by Sue Ann Rybak
Thirteen members of Chestnut Hill United Church, 8812 Germantown Ave. in Chestnut Hill, traveled to the Sonoran Desert south of Tucson Arizona to the Mexico border between the towns of Sasabe and Nogales from July 20 to July 30 to bear witness to the devastating effects of the current border crisis and offer humanitarian aid.
Rev. Linda Noonan, pastor of Chestnut Hill United Church, said the things they saw and experienced were “shocking.”
“We witnessed the inhumanity of fear-driven policy,” she said. “We witnessed the surveillance of border patrol. We found slashed water bottles. We witnessed the weaponization of the desert and the ways our policies let the desert do the dirty work of punishing anyone who tries to cross.”
She said people regularly die of dehydration, heat stroke, injury from desert plants and animals, and drowning due to flash floods. The desert, she said, has become a “vast graveyard” with no way to know or document how many people have died. Temperatures in the desert near the border regularly rise to 118 degrees and drop below 40 degrees at night.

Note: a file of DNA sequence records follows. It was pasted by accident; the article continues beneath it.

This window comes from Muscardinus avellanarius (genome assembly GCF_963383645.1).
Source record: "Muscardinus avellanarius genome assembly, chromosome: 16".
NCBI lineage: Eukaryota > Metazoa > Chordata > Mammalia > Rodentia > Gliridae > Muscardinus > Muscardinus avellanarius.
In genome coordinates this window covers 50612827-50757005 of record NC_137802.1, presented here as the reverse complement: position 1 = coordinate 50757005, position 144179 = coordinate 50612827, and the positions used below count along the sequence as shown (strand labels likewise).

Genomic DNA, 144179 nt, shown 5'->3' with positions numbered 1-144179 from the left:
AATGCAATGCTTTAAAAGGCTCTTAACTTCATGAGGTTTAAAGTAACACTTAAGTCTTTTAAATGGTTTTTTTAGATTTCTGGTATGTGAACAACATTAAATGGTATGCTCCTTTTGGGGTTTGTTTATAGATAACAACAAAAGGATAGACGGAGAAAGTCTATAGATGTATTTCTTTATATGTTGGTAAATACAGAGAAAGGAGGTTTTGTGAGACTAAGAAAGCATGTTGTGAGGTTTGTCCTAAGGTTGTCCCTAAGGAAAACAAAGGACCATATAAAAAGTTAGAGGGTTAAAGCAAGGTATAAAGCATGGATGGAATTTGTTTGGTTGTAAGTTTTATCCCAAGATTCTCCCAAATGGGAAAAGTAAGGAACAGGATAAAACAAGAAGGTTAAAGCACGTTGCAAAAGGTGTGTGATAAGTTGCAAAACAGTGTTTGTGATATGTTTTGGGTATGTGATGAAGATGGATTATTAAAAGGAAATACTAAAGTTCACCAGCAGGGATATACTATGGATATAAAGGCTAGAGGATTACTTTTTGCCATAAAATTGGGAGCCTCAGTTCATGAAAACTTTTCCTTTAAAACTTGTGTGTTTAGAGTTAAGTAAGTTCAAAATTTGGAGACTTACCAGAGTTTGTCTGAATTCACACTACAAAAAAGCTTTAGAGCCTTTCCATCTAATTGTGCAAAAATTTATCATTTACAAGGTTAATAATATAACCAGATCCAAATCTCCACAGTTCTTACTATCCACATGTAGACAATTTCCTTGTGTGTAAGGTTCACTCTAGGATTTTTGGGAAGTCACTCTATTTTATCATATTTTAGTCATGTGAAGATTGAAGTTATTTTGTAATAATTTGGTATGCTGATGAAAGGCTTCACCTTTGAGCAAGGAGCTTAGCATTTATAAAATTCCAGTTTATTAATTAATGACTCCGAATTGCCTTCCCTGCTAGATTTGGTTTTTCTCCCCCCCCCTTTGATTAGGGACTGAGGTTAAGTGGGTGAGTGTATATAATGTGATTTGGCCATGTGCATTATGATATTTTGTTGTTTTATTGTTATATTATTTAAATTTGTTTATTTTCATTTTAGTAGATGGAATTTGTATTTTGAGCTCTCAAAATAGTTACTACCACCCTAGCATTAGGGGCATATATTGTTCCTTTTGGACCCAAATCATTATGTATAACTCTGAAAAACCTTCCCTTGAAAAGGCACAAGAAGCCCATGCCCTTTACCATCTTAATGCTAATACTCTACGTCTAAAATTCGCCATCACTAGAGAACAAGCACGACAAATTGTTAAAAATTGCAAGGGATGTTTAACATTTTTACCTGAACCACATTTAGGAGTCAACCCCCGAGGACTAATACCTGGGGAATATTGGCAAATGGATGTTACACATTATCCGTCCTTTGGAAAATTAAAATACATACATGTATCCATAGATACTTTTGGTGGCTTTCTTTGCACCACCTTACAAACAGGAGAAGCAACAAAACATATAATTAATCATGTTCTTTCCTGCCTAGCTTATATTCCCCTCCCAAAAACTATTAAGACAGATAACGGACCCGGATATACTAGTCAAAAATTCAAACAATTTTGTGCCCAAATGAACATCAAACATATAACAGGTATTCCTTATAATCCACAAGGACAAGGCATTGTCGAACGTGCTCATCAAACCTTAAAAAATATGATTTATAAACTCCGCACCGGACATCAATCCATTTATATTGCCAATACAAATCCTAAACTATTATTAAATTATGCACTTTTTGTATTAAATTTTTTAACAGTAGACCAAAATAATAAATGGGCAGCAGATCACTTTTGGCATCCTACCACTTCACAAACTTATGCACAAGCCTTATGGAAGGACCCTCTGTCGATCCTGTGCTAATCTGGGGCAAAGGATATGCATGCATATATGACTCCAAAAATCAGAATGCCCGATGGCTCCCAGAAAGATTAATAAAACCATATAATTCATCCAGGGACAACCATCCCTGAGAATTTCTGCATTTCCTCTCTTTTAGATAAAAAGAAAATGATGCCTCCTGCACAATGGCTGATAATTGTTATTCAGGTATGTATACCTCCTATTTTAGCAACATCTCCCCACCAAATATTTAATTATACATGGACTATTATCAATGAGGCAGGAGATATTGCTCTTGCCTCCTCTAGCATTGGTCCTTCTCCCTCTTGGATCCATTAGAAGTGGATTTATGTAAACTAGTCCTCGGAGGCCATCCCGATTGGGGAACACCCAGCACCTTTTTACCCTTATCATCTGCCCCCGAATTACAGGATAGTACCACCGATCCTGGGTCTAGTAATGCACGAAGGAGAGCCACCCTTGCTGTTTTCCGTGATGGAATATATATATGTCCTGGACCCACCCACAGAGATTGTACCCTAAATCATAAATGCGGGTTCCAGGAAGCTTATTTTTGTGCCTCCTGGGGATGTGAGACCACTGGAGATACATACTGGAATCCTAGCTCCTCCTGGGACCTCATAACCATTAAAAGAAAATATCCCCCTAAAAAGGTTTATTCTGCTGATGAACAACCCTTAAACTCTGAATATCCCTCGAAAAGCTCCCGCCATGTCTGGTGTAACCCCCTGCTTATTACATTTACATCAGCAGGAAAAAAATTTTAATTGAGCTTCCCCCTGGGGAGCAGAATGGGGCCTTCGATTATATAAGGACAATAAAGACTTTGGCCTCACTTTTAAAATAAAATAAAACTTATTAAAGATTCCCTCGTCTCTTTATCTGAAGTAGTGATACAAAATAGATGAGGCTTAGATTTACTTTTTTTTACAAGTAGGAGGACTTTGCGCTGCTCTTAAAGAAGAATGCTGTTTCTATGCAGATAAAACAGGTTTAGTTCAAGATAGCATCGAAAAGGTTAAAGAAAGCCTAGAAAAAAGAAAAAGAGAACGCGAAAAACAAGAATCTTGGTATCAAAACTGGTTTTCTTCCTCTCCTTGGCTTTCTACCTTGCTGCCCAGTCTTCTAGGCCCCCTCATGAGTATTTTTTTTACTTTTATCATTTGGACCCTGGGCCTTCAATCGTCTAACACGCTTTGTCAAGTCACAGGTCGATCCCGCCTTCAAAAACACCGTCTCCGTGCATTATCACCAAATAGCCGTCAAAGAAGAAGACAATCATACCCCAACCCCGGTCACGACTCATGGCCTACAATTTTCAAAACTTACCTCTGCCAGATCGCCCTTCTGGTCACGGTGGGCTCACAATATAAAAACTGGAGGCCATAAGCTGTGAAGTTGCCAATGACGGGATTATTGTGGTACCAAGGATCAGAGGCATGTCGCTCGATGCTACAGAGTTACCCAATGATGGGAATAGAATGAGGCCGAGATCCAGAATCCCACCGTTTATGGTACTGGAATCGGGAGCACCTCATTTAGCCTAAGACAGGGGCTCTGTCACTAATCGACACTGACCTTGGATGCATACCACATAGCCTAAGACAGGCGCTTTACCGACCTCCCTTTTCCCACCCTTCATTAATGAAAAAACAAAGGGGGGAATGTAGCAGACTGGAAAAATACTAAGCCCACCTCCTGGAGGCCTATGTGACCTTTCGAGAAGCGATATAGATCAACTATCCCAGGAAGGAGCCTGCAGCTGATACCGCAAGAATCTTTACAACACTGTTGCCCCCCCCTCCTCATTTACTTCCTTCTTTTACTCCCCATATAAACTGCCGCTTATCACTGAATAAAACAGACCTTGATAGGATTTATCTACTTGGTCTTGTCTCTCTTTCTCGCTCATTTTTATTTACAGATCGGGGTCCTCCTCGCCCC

“The borderlands and the people who live and journey there have raised uncomfortable questions,” Noonan said. “Questions like, ‘What if we had been born in a place where we and our children are threatened with torture, violence, insufficient food and no way to make a living? What would we do to save the ones we love?’”
She added that they also “witnessed the power of compassion, of hope, of people who celebrate the beauty of the landscape and of the human connection, and of the conviction that the struggle for justice invites us into partnership with those who suffer.”
Noonan’s youngest sister Diane Noonan Pothast, who works with Tuscan Samaritans and No More Deaths, invited them to do one such act of compassion, by simply carrying water into the desert and looking for signs of life.
The Rev. Dr. Kipp Gilmore-Clough, associate pastor at Chestnut Hill United Church, recalled stopping on the highway in the desert because they saw a memorial cross that had been erected by Alvaro Consisto, a Columbian artist, “who has made it his mission to craft and plant crosses at the GPS ordinances where human remains our found.”